Galilee Diary #482, March 17, 2010 Marc Rosenstein
One should never occupy oneself with the legends and midrashim relating to the messianic age, and should not consider them as central beliefs, as they foster neither love of nor obedience to God; likewise one must not calculate the end - as our sages said, "accursed be those who calculate the end." One must simply wait and believe... -Rambam (Maimonides) Mishneh Torah, Laws of Kings 12:2
Because of its commitment to the state of Israel, and to having that state function as a modern, democratic, Jewish state, Orthodox Zionism was from the beginning viewed positively by many "secular" Israelis. While these Orthodox aroused opposition and resentment sometimes by their insistence on public observance of religious strictures (no El Al planes on Shabbat, no pork...), they were also respected as loyal, constructive citizens who were generally moderate in their Orthodoxy (witness the Orthodox kibbutz movement), and who shouldered their full share and even more than their share of the sacrifices needed to build the country. Indeed, since the beginning of Zionism, the stridency of the polemic between the different strands of Orthodoxy (pro- and anti-Zionist) has been greater than that between the Orthodox and secular wings of Zionism.
The problem is that for the past two thousand years, it seems that whenever we have messed with messianism, the outcome has not been good. Jesus, Bar Kochba, Shabbetei Zevi, enlightenment, socialism - whenever we (or some of us) became convinced that a particular leader, or policy, or movement had the power to redeem us, redemption only ended up receding farther into the future, and there was a lot of collateral damage. So while it is very inspiring to recite the standard Orthodox Zionist blessing for the state that refers to Israel as "the first flowering of our redemption," there is also a potential danger in believing that we live in messianic times. Thus, when the amazing victory of 1967 gave apparent support to the belief that we could hear the messiah's footsteps, it intensified the old and powerful dilemma that attends outbreaks of messianic fever: what means are justified to move the process along?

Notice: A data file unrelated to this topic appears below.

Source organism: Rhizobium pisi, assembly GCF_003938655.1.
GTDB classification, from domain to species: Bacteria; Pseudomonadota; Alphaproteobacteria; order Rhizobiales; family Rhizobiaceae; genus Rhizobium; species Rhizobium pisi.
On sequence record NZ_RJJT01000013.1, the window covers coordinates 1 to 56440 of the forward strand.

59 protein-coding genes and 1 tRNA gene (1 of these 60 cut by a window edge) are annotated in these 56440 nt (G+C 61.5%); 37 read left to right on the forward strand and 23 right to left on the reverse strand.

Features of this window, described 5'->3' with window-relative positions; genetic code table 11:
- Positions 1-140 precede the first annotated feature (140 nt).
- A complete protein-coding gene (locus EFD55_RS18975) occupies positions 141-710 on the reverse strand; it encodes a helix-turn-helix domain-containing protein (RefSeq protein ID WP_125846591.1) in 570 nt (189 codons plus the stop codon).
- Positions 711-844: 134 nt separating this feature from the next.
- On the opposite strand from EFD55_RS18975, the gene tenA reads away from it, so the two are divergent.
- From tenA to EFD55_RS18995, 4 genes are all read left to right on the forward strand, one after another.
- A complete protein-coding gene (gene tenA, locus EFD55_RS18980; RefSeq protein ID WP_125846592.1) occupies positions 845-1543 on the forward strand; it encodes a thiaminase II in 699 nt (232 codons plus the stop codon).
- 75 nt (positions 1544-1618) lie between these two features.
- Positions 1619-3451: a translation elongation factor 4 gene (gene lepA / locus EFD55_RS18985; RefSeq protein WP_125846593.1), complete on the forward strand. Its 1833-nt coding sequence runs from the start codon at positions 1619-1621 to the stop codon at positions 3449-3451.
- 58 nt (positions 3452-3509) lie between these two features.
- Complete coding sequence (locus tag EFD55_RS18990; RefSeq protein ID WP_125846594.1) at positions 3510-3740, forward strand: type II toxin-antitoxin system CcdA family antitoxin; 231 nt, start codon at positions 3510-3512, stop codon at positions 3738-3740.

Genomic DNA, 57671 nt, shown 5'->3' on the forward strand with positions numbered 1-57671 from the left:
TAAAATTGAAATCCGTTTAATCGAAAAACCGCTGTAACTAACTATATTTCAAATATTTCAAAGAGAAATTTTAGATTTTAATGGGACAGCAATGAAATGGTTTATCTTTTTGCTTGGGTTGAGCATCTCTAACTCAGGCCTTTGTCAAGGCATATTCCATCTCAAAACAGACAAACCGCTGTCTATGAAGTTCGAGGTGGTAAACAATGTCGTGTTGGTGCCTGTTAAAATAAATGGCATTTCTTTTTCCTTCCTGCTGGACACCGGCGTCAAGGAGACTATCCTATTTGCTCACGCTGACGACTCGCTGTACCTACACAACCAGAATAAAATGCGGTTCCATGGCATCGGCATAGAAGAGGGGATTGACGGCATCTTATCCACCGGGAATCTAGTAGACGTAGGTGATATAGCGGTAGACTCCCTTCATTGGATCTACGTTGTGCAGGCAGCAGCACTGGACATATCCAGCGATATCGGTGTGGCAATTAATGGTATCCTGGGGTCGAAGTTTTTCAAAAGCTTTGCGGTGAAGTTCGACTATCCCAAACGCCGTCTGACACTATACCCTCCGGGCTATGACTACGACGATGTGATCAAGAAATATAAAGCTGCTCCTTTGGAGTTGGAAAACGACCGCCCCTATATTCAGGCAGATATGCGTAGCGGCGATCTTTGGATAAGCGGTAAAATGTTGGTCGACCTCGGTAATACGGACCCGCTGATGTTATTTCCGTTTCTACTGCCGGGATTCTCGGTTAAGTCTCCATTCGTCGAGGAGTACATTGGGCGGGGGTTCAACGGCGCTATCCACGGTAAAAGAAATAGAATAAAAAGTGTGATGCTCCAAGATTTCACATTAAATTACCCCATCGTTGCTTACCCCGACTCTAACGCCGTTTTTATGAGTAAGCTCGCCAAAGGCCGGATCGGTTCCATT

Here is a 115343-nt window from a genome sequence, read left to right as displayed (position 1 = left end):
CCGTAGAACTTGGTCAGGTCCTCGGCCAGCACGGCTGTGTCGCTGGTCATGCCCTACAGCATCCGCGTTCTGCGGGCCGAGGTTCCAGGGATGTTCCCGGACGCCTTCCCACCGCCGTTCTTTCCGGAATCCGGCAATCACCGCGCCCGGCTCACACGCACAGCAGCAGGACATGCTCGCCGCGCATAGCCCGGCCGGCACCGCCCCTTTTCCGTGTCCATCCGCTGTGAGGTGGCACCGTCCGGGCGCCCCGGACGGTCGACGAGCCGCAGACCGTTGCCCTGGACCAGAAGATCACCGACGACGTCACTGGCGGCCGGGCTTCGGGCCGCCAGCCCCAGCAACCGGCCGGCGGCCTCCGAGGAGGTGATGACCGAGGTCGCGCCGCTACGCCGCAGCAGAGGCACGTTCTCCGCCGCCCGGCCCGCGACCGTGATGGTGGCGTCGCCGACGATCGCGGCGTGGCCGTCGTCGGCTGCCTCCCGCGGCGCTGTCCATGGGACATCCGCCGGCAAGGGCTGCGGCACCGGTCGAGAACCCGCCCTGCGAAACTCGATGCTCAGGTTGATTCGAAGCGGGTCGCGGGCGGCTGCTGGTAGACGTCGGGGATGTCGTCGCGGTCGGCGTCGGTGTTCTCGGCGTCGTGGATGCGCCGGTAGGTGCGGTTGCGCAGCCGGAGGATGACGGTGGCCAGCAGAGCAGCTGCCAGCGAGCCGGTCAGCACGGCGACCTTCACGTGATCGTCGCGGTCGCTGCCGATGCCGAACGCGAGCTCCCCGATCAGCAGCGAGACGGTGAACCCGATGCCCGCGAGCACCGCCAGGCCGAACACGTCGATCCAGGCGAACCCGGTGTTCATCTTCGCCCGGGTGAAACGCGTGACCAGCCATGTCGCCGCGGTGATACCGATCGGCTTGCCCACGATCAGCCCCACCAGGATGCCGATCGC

And so today, Orthodox Zionism is itself subdivided into different strands: There are those who are sure they have figured out God's plan, and who know that we are experiencing the redemption. Our having attained sovereignty over the entire Land of Israel is clearly proof that that is what God wants - and thus we are forbidden to partition it, regardless of what realpolitik or common sense or the world might argue. This view characterizes the supporters of the settlement of the territories occupied in 1967, and in its extreme form has led to various extreme manifestations such as the Jewish terrorists of the mid 80s, and Yigal Amir's assassination of Yitzchak Rabin.
On the other hand there are the moderates, trying to continue the tradition of seeking a synthesis between Orthodoxy and the complex, modern reality of life in a democracy, in some kind of harmony with the world, trying to advance redemption not by reclaiming all the land of the biblical promise, but by trying to build a sustainable state that manifests Jewish moral values.
Meanwhile both of these strands of Orthodox Zionism are further subdivided by halachic issues having little to do with messianism - they continue to struggle to define their relationship to cardinal issues of the modern world such as the place of women, the treatment of homosexuals, and nature of rabbinic authority, the degree of openness to western culture in general. Every community, every family, indeed every individual represents a different set of compromises. Not to mention the constant traffic of people changing, moving from one community or one ideology to another.